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Import Tariffs Apply to One Thing or Another

Questions recently arose about whether a specific shape of pasta was actually a drinking straw.

Eric G

The other day, my pal Larry Friedman, also a lawyer, sent me an article he had found about the shortage of bucatini pasta. It’s a funny article, available on Bucatini is a tubular pasta shape with a hole longways through the middle. Larry thought the story would interest me because it included discussion of the Food and Drug Administration’s “standard of identity” for macaroni. (This column has discussed such standards in the past).

The story piqued his interest because it also described how people have been using bucatini as a straw instead of plastic straws, and any discussion of a thing that might be another thing is the essence of his law practice, which is concentrated in customs requirements for imports and exports. He helpfully explained the basics:

“Most imported items are subject to a duty based on a percentage of the value of the merchandise. For about half the merchandise that enters the U.S., that rate is “free,” meaning no duties are assessed. For dutiable goods, the rates range from a fraction of a percentage to around 40%. The average rate of duty is about 3%. Some footwear, for example has a 37.5% rate of duty.” The duty is based on the nature of the product and its country of origin. Because straws and macaroni likely have different rates, this is a “tariff classification” question.

Sometimes, tariffs are imposed in order to implement a specific government policy that isn’t directly related to the articles or products involved. “Tariffs can be assessed to offset unfair trade practices, to protect national security, and for other policy reasons,” Larry explains. “For example, President Trump has imposed a 25% tariff on a large group of products from China, a 25% tariff on steel from most countries, and a 10% tariff on aluminum from most countries.”

Packaging imports are included. “For example, there is a category of merchandise for plastic ‘Carboys, bottles, flasks, and similar articles,’” Larry says. “Plastic items in this category are subject to a 3% duty (and an additional 25% if from China). On the other hand, glass containers used for packing perfumes or other ‘toilet preparations’ are subject to a 2.5% duty if ‘produced by an automatic machine.’ If not, the rate jumps to 5.2%. The glass containers are also subject to the 25% duty on goods from China.”

Most people understand that when you import things or articles, you gotta consider the customs tariffs, if there are any, and that’s on top of whatever other regulatory obligations apply to it.

Sometimes companies and governments disagree about what a thing is.

“The classification controls the cost of importing goods and has a direct financial impact on clients. Classification is also used to indicate (but not conclusively) other regulatory requirements. For example, goods classified as plastic bottles might trigger both U.S. Customs and Border Protection and the FDA to examine the merchandise and determine whether it requires FDA clearance.”

Customs lawyers like Larry can help keep tariff costs down. “If we see an opportunity to reduce duties or otherwise create efficiencies for the importer through classification, we can submit requests to Customs for a binding classification opinion.” Or, “If Customs makes a classification determination with which we disagree, there is an administrative protest process to challenge that decision.”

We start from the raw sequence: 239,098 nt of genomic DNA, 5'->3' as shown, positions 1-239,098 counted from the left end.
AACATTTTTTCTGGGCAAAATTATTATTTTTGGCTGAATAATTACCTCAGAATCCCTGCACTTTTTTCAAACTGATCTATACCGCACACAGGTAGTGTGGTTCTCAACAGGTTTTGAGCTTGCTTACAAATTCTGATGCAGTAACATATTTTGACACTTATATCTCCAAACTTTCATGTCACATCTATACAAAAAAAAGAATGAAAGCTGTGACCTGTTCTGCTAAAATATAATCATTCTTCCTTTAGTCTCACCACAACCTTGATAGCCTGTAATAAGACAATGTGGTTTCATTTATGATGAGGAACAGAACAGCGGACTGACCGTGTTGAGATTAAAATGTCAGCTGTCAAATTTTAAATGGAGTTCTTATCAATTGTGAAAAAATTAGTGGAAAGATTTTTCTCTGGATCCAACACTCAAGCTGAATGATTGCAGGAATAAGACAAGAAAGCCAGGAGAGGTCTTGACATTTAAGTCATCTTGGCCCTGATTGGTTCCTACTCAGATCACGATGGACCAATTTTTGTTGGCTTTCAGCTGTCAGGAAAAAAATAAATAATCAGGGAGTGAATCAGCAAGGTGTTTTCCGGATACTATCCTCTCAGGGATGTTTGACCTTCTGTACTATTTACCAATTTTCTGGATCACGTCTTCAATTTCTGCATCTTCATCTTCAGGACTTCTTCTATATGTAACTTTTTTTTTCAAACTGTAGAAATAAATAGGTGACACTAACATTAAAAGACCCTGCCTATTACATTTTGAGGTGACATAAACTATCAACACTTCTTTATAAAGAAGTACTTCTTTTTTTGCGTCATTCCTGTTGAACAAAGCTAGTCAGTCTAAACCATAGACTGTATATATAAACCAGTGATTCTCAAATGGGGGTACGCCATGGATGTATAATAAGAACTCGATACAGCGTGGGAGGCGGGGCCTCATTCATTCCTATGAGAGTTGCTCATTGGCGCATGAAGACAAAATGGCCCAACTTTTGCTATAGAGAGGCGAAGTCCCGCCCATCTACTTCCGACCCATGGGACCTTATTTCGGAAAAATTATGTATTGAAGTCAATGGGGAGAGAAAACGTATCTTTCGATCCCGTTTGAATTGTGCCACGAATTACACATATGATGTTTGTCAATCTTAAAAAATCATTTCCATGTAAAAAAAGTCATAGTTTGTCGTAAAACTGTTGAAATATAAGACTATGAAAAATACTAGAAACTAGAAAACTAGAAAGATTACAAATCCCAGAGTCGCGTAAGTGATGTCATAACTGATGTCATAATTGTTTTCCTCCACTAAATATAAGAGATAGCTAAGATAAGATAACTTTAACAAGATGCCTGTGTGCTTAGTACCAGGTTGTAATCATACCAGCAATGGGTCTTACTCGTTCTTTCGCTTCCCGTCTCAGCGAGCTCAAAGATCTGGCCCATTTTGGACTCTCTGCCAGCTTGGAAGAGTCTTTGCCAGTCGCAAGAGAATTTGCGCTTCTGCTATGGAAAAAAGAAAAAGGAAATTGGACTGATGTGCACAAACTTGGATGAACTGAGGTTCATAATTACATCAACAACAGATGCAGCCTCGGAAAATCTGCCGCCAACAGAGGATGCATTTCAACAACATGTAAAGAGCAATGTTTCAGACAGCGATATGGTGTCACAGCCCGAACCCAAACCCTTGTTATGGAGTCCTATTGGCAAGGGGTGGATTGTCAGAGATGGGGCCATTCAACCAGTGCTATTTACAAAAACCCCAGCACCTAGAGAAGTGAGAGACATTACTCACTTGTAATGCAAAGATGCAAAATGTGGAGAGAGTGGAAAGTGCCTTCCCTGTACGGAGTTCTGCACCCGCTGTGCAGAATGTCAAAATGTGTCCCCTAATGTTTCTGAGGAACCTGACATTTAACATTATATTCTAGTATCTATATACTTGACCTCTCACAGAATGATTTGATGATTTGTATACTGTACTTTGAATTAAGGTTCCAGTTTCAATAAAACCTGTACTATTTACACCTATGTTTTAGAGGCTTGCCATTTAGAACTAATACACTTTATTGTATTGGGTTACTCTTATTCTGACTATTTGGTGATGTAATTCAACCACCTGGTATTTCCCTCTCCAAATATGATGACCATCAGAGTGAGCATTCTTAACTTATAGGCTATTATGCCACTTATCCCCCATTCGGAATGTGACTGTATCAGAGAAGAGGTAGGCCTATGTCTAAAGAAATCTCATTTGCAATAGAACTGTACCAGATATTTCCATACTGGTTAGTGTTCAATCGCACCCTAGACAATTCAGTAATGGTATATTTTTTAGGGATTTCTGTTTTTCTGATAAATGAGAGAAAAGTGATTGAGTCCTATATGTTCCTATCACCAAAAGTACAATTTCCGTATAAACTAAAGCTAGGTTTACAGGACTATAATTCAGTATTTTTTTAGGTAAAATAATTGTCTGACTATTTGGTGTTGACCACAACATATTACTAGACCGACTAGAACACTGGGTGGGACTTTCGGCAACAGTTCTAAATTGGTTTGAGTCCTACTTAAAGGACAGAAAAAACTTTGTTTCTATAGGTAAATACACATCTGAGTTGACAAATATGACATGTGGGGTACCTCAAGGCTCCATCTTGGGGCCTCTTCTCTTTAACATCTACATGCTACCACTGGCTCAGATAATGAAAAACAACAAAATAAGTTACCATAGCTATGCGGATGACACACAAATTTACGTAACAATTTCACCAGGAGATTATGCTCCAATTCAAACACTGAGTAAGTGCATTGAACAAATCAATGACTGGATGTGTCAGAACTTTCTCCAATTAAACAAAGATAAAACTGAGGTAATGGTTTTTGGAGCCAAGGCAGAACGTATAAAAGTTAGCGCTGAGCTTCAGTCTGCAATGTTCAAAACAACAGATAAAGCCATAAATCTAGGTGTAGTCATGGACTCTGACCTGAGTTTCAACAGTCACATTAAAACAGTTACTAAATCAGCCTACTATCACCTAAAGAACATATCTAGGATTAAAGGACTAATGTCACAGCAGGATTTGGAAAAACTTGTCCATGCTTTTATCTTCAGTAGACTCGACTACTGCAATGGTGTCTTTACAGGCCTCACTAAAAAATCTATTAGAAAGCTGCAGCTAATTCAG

Larry says classification is like a very technical puzzle, taking into account a broad range of facts. “The physical characteristics of the merchandise are the primary considerations, but we might also consider how the product is used after importation. The controversies often surround the meaning of words in the tariff, particularly when new products or technology come to the market.”

“As an example, there was a long-running controversy over the classification of sandwich wrappers consisting of aluminum foil laminated to paper and printed with restaurant logos. This product might have been classified as a paper, a label, or aluminum foil that has been ‘backed.’ Customs had to work through the meaning of the terms ‘label,’ ‘backed,’ and ‘printed.’ In the end, Customs decided that the wrappers were fully described as ‘Aluminum foil (whether or not printed, or backed with paper, paperboard, plastics or similar backing materials) of a thickness (excluding any backing) not exceeding 0.2 mm: backed: covered or decorated with a character, design, fancy effect or pattern.’ This carried a 3.7% rate of duty.”

What’s new in the tariff classification game? “Tariff classification has not changed very much since the introduction of the current tariff schedule in 1989,” Larry explains. “The big controversy at the moment is to what degree and under what circumstances should Customs or a reviewing court consider how a product is used after importation. The traditional rule is that Customs classifies merchandise in the condition in which it crosses the border.”

Separate from classification, there are heated disputes ongoing over the legality of the various tariffs President Trump imposed. (Larry’s too modest to tell you, but he is representing in a federal lawsuit a group of steel importers who didn’t get exemptions from the Trump administration’s high import tariffs on steel, alleging that the companies who did get the exemption got an unfair advantage.)

Yes, imports and tariffs are best thought of as one strategy among many for maximizing a company’s supply chain efficiencies. Doing that is, as they say, a thing.

Eric Greenberg can be reached at [email protected]. Or visit his firm’s Web site at


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